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Patrick Adamson (University of St Andrews), "Transnationalism and the Transcontinental Railroad: Exporting the Silent Epic Western”


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Patrick Adamson (University of St Andrews), "Transnationalism and the Transcontinental Railroad: Exporting the Silent Epic Western”

The Covered Wagon (1923) has long been regarded as a landmark in the development of both the western genre and the historical film. Paramount’s epic, along with the cycle of large-form westerns which followed it, garnered unprecedented acclaim from filmmakers, film critics, and social commentators alike for being first ‘authentic’ visualization of the Frontier heritage by which many contemporary thinkers defined American identity.

Existing scholarship attributes this resonance almost entirely to Hollywood studios’ successful ‘exploitation’ of contemporary nationalistic sentiment. However, as this paper contends, the motion picture’s historical West was not wholly built for any one nation: studios also openly cultivated this cycle as a testament to cinema’s universalizing, if culturally imperialistic, potential as the ‘Esperanto of the eye’.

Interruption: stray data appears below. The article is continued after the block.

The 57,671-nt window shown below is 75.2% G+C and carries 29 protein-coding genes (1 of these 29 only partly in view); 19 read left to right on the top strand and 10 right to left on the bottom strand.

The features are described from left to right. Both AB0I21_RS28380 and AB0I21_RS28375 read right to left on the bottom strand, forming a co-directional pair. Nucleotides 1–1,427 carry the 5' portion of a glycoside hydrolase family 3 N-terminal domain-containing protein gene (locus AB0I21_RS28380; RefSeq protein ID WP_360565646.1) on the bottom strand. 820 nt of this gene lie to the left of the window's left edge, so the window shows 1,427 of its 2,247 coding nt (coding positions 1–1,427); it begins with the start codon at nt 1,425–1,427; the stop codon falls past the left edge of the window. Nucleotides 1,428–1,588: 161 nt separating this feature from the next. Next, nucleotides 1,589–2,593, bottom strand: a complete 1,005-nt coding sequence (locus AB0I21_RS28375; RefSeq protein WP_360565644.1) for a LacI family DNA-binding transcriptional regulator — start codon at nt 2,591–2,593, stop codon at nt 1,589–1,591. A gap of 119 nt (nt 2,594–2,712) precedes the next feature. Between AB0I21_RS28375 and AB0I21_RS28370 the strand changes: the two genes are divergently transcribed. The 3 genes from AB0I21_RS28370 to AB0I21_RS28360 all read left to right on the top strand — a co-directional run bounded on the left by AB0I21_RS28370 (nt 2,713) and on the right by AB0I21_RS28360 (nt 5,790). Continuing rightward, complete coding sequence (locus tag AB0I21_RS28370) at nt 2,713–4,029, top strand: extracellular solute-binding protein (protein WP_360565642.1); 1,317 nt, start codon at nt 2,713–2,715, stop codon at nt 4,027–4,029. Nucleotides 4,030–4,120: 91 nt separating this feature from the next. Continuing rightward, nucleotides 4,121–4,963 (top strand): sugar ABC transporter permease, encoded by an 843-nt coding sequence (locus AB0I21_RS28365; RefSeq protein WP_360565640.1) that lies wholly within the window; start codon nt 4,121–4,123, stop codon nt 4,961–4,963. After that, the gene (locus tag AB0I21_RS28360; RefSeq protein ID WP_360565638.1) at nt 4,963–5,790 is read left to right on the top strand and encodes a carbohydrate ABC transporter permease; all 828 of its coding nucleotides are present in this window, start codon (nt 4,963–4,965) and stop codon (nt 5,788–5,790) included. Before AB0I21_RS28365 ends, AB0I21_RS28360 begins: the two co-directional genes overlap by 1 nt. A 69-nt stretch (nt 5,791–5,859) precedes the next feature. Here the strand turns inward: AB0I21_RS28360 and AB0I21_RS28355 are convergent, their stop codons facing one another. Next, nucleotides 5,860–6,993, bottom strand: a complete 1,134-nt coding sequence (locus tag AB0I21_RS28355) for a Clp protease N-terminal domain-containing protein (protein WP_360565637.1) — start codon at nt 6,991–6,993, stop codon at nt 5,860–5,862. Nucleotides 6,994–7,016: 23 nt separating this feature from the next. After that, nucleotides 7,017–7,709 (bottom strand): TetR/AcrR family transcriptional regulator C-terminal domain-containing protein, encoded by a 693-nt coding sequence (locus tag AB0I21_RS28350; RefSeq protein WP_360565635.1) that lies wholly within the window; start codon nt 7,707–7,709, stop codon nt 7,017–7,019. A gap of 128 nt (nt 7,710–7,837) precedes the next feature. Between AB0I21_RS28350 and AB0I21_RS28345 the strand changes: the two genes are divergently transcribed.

Examined here are the adaptive strategies which supported these universalizing pretensions, how export versions of The Covered Wagon and successful followers – specifically John Ford’s The Iron Horse (1924) – were ‘put across’ abroad as at once ‘American’ and also polyglot and transnational: context specific re-editing; elaborate ‘exploitation’ campaigns contiguous with those of the emergent documentary; and staged ‘educational’ prologues. Enriched by reworking and reframing within globalized historical trajectories these national epics came to be regarded also as global films, enjoying new lives and afterlives transcendent of sovereign and generic boundaries.


 

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